I went to Kyoto last week. Unfortunately, half the population of Japan also went to Kyoto last week.
I blame the media. You see, it’s autumn and the leaves have started to change colour. The Japanese media have been reporting on the “leaf front” sweeping across the country as if they were in hot pursuit of OJ Simpson’s white Bronco. The leaf front has been the lead story on almost every TV newscast for the past five days. We’re talking live hits, helicopters, expert commentary and graphics. All for a bunch of dying leaves.
When the leaf front finally hit Kyoto on Tuesday, there was wall-to-wall media coverage. I was both excited and annoyed that the leaves had decided to explode into fiery shades of red the exact same week I was going to Kyoto. I knew it would be beautiful but I also knew I’d have to share the view with hordes of people.
Undeterred, Zoe, Aiko and I set off for Kyoto at dawn on Thursday. It took three and a half hours by train to traverse Shikoku Island and cross over the Inland Sea to the Japanese mainland. Once we were on the mainland, we hopped on the bullet train to Kyoto.
The bullet train was fast. It was a strange feeling riding on a train that went more than 300 km an hour. It felt like we were sitting in an airplane that was barreling down the runway just before takeoff. Towns and cities whipped past the windows. An hour later, we were suddenly in Kyoto.
We decided to spend the first day walking around. We saw geisha wrapped in beautiful silk kimonos.
We walked along cobblestone streets lined with traditional wooden houses.
And then we set off for some Buddhist temples to see what the entire population of Japan had flocked to Kyoto to see. Blazing leaves!
Now, you may think this was all very beautiful. But the photos don’t tell the whole story. For example, there were news helicopters circling overhead. It’s hard to appreciate the beauty of a temple garden when the air is filled with the constant thwack-thwack-thwack-thwack of propeller blades.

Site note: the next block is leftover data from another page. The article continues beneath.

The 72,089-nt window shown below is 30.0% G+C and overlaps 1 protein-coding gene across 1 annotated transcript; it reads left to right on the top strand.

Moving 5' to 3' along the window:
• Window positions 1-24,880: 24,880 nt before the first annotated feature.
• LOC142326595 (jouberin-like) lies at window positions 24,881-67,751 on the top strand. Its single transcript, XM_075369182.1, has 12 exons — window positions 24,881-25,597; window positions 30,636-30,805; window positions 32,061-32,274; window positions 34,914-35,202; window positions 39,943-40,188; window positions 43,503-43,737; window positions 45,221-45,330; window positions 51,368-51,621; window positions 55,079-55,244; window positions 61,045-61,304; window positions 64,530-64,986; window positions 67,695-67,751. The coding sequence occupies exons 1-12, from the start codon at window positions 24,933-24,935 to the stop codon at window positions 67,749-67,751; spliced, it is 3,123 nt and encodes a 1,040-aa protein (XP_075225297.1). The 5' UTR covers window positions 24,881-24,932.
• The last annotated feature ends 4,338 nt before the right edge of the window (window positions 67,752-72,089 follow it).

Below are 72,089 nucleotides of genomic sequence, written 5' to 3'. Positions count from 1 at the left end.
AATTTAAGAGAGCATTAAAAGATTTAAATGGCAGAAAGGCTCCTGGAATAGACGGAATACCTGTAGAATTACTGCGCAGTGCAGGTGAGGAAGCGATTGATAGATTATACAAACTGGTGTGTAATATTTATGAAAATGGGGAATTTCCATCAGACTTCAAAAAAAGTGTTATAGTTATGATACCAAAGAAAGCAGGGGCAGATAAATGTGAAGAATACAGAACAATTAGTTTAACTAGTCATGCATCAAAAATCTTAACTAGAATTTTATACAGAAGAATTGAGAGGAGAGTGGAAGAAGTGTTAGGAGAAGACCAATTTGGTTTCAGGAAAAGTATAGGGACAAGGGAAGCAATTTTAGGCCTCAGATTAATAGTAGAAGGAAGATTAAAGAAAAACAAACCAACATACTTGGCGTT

And whenever I tried to take a picture of something, there were 50 other people jostling to take the same picture as me. There was not one moment of quiet reflection. Nowhere to wander off by myself.
Visiting the temples was like a ride on an amusement park. You queued up in line. You paid your money. You shuffled along a roped-off path with hundreds of other tourists. You took some pictures. And you popped out the other side. One bus full of tourists drove away and three new buses arrived.
The experience wasn’t much fun. I didn’t hate it, though. There were parts of Kyoto that were breathtakingly beautiful. Like this golden temple just before sunset.
I also had a cinnamon bun and a latte for the first time in four months. It was almost as exciting as riding the bullet train. (Yes, I went to the cultural centre of Japan and Starbucks was one of the highlights. Go ahead and mock me. But you try living in a rural area where there’s no coffee and cinnamon buns and people who speak English and then tell me your heart wouldn’t involuntarily skip with joy when you saw those familiar green letters!)
We spent Thursday and Friday night in Osaka. Actually, the real reason we stayed in Osaka was because it was impossible to get a hotel room in Kyoto and Osaka is only half an hour away. I had tried reserving a room in Kyoto months ago but everything was booked solid.
We were lucky to even get a hotel room in Osaka. Then again, this was the view outside our hotel room window.
But Osaka was great. It was miles and miles of nothing but concrete and neon. I love neon. I’m like a moth drawn to the lights.
And that was it. We took the train back home on Saturday afternoon.